Students create TV pilot

Sara Ali, Staff Writer

Students from the television and film arts program are creating a 22-minute television pilot for a show they developed call “In/Sanity” for their senior project.

Lloyd’s Taco Truck is doing a fundraiser for the project, which started Monday and runs until Thursday, Nov. 7. A percentage of the proceeds from all sales at Lloyd’s Taco will help fund the project.

Grace Phillips, one of the three producers, said that students who purchase food from Lloyd’s can potentially win prizes.

“If you buy something that is $6, you get a raffle ticket and you can chose which bag you want to enter your ticket in to win some prizes,” she said.

Phillips said that the prizes include 10 free bowling games; $20 to Lloyd’s; a signed photograph of Sabres player Tyler Myers; a signed photograph of former Sabres Daniel Briere; a $20 gift certificate to Sears; a $40 gift certificate to Goodman’s Farm Market; a candy basket with two half-pound Reese’s Cups; and Lloyd’s Rocket Sauce.

Winners will also have a chance to become an extra for the pilot, according to the director of the pilot Chris Greco.

“In/Sanity” follows the journey of a man by the name of Paul Meyer who attempts to dodge the daily obstacles of life by faking mental illness.

One of the writers, Drew Bialy, said that the protagonist sees a commercial for a rest rehabilitation place for the mentally unstable. Meyer finds out that the state will pay for his stay there, so he fakes a suicide attempt in order to get sent to this place.

“It is nothing like the commercial, it is a very hard institution for him,” he said.

The idea to focus on mental health was chosen through a group decision.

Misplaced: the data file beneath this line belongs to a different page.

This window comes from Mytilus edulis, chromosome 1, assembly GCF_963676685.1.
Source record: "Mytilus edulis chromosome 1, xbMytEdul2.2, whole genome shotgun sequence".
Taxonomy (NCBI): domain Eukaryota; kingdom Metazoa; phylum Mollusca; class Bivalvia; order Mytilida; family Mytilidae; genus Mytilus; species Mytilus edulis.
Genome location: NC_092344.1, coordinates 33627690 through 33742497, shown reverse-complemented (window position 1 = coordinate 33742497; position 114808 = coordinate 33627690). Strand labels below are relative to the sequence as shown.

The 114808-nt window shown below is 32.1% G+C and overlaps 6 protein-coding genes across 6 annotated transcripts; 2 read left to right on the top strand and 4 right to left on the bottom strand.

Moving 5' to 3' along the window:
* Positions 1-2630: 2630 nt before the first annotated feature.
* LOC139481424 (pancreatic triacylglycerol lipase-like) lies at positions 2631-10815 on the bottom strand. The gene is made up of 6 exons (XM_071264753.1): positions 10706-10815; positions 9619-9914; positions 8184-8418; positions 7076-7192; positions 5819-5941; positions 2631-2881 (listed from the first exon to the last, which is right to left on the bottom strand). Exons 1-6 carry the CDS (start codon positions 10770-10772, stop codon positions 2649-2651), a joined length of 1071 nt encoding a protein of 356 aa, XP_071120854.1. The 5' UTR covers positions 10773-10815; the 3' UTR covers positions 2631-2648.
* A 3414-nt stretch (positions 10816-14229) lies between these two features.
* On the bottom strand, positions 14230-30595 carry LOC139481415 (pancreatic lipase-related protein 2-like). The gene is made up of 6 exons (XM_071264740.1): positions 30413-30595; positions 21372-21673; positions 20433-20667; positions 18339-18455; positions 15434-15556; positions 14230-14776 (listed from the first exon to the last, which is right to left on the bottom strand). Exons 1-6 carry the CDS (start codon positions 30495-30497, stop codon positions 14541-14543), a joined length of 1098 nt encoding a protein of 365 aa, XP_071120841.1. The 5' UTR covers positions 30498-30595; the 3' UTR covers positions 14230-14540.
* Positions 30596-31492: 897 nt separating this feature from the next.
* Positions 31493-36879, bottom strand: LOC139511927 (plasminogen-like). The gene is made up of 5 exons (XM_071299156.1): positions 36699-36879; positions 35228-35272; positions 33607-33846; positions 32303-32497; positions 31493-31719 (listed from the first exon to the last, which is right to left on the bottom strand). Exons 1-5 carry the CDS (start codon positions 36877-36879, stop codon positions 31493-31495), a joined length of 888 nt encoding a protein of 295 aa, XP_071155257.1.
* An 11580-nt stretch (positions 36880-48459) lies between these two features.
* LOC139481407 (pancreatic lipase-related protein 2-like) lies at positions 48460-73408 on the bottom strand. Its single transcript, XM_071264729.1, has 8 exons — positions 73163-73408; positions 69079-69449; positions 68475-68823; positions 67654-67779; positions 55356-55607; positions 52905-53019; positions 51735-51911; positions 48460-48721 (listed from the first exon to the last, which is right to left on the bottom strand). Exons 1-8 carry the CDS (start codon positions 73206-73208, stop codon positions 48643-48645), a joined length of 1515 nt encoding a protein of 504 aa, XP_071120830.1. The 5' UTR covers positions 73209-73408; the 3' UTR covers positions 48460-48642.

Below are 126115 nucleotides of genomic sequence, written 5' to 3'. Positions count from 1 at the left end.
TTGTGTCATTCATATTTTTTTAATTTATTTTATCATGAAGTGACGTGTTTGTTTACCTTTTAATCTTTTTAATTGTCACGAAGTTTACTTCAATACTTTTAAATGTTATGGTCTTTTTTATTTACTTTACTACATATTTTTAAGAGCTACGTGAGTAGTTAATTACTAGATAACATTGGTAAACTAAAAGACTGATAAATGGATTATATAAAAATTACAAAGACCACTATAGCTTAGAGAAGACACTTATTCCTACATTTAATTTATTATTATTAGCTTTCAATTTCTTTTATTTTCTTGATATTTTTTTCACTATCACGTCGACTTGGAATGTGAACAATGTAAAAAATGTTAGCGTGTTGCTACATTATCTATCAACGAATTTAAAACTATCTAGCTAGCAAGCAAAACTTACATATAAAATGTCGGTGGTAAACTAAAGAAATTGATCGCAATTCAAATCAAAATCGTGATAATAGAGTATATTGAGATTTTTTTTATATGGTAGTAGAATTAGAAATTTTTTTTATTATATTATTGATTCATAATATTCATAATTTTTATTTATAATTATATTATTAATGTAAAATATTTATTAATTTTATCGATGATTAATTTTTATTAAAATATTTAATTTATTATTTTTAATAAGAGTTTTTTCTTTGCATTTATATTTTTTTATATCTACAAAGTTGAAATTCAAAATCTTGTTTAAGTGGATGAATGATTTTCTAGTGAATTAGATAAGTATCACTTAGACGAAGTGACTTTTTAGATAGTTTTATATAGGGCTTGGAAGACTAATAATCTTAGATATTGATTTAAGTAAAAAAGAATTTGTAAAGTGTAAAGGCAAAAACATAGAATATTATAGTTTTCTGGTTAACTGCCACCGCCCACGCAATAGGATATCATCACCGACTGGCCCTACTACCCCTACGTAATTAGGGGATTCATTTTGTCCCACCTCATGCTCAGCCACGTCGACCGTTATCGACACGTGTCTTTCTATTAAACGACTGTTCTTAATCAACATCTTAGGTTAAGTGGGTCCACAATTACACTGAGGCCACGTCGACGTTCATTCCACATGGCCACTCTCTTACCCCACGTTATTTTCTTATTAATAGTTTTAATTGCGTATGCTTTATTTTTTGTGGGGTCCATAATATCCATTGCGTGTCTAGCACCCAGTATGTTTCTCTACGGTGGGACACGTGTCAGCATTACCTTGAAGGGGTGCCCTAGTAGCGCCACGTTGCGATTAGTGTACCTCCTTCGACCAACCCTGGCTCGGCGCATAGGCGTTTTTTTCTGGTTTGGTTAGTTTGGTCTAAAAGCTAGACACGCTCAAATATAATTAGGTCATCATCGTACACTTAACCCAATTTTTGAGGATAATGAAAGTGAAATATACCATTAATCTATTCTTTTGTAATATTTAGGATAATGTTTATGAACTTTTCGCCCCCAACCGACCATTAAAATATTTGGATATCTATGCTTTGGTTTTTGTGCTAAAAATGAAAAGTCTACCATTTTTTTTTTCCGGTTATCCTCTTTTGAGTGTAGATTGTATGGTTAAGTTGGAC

“Everyone in the class had an opportunity to pitch an idea,” Phillips said, adding, “We democratically voted on one of the writers, Jennifer Klemann’s, idea, who explained it as a cross between ‘One Flew Over the Cuckoo’s Nest’ and ‘Orange is The New Black.’”

Greco described the pilot as a dark comedy.

“There is definitely humor in it but there is also a serious side to it,” he said.

Another producer, Joseph Kostiw, said that it would be ideal to pitch the project to television stations after they graduate.

“We have someone at Showtime who might take a look at it, so we’re trying to make this a quality project and be as professional as possible,” he said.

The project also has an Indeigogo campaign and is aiming to reach a goal of $4,000.

“We need to pay our actors, rent out equipment, get insurance for different scenes; it is a real insight into working in the field real world,” he said.

Kostiw said that this project has helped him and his crew expand on what they usually do to make this a real production experience.

“We have to go through all the steps that real production sets goes through. We have been doing a lot of fund-raising and talking to local businesses to find donations and prizes for our backers,” he said.

The project is estimated to be complete by Dec. 6 and will be screening in the Assembly Hall.

Email: [email protected]